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The vocal star of Cats, Phantom of the Opera and Requiem may be the former Mrs. Andrew Lloyd-Weber but this Symphony proves that Sarah Brightman will never leave epic melodrama too far behind. Brightman continues to satisfy both critics and her public by working through the crossroads of classic popular music, popular classical music, theatrical showtunes andon this album, recorded across three different countries with her longtime producer Frank Petersonevocative orchestral goth. "Over the past four years of recording this album, I find myself approaching my music even more visually than I ever have before," Brightman says. "I found that the canvas was endless for this album."
The first note you hear Brightmanin "Fleurs du Mal," after the "Gothica" orchestral preludeshe unleashes from on high an almost impossible note, a purely musical sound that seems more godly than human. There's little need for the choir's chorus because a voice this powerful needs no such backup. The title track makes this same point: One of this set's least overwrought and complicated arrangements gives her voice room to breathe into the lyrics gorgeous life (Her previous relationship with AL-W makes this chorus particularly poignant: "Symphony/ It's gone quiet around us now/ How I wish you would hold me/ And that you'd never told me/ That it's better if you leave"). Similarly, her voice ethereally moves like a spirit over the quiet, still waters of "Sanvean."
Symphony also features several Brightman duets. She reprises "Canta Della Terra" with Andre Bocelli, one of the few singers whose voice she cannot overpower, and beautifully renders "Sarai Qui" with Italian tenor Alessandro Safina. "Pasión" with countertenor Fernando Lima aches with longing yet twirls dashing and romantic, like a Spanish dancer. On "I Will Be With You (Where the Lost Ones Go)," Brightman teams with Paul Stanley, who herewith takes a gigantic leap forward in his quest to transform from badass Kiss lead guitarist to Cher impersonator. Someoneeven if I'm not quite sure whomshould have known better than this.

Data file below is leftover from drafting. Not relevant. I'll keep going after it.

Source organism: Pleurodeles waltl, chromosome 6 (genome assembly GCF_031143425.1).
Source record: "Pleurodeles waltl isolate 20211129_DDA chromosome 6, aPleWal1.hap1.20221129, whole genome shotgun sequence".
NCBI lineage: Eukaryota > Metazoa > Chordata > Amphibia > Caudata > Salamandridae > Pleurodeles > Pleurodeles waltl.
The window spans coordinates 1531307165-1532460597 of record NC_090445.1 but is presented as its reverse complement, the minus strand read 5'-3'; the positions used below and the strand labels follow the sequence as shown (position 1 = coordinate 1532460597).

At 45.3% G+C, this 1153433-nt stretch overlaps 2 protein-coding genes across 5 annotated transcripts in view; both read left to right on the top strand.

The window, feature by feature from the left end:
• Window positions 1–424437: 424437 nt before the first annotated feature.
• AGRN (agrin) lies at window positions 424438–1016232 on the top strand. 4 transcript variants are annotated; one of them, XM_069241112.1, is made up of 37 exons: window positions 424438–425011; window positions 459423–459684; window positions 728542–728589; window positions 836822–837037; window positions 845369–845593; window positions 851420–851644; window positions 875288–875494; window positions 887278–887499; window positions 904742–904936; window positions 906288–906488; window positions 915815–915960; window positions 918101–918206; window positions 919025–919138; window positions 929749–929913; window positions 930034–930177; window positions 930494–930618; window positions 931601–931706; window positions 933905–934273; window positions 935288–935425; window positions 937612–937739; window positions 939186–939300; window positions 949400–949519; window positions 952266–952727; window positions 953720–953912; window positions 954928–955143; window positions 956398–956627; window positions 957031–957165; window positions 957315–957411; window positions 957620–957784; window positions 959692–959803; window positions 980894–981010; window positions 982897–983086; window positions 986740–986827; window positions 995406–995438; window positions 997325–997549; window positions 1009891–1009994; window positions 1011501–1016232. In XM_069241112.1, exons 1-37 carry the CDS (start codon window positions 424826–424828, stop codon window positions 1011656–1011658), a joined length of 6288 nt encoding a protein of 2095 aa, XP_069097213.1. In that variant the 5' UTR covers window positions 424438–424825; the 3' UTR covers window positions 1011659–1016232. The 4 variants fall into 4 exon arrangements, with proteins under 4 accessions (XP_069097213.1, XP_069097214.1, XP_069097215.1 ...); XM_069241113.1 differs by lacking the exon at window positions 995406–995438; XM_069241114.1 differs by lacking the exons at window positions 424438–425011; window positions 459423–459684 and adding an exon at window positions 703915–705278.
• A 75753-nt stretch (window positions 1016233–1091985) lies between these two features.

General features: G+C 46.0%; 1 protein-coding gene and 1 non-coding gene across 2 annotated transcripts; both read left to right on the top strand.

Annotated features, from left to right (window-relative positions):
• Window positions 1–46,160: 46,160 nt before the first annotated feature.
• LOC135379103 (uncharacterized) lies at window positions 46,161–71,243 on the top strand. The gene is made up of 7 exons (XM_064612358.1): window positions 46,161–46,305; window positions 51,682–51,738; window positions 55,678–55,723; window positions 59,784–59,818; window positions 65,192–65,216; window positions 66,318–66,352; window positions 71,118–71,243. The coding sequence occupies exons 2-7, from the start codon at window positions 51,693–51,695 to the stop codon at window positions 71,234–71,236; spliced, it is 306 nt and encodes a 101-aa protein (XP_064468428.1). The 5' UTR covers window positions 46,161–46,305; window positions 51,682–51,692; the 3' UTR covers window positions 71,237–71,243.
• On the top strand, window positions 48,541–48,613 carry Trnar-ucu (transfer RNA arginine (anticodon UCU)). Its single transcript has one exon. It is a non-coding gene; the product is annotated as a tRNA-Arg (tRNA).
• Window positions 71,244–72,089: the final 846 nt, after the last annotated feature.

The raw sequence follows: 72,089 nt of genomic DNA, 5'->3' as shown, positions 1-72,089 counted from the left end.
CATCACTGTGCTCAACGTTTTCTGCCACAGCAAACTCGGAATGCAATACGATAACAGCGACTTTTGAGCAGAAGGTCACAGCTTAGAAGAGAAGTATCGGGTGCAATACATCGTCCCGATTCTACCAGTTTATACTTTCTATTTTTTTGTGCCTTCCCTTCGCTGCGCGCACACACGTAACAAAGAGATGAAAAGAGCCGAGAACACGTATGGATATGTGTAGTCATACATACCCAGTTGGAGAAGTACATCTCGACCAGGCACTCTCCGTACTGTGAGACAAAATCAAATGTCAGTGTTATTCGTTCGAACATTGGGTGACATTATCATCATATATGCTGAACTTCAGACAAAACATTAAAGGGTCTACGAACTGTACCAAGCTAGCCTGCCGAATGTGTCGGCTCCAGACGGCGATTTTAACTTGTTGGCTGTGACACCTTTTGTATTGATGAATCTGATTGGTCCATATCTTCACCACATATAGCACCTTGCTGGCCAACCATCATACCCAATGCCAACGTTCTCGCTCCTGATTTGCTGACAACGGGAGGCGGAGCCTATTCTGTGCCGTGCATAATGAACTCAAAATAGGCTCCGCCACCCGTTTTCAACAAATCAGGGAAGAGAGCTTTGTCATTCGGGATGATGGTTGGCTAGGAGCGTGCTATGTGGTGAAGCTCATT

Brightman concludes her Symphony with the three-part suite "Running," the International Association of Athletics Federation Green Project Charity song, which borrows its middle section from the straight-on 4/4 rock of Pink Floyd's "Run Like Hell" then bookends it with an orchestral melody and chorus.
Track Listing: Gothica; Fleurs du Mal; Symphony; Canto della Terra; Sanvean; I Will Be With You (Where the Lost Ones Go); Schwere Traume; Sarai Qui; Storia d’Amore; Let it Rain; Attesa; Pasion; Running.
Personnel: Sarah Brightman: vocals, keyboards, programming; Curt Cress: drums; Crouch End Festival Chorus; Kristian Draude: keyboards, programming; James Fitzpatrick: choir, chorus; Carolin Fortenbacher: vocals; Alex Grube: bass; Carsten Heusmann: keyboards, programming, vocals; Klaus Hirschburger: vocals; Gunther Laudhan: vocals; Matthias Meissner: keyboards, programming; Metropolitan Voices; Roland Pell: percussion; Michael Soltau: keyboards, programming; Peter Wehe: guitar.
I love jazz because anything is possible; it has few rules and the best jazz breaks those ones. I prefer free improv because it doesn't really have any rules at all.
I was first exposed to jazz in my teens (in the late sixties).
The first jazz record I bought was Filles de Kilimanjaro by Miles Davis, shortly followed by Extrapolation by John McLaughlin.
My advice to new listeners is to listen as widely as possible and not to make snap judgments--stick with it.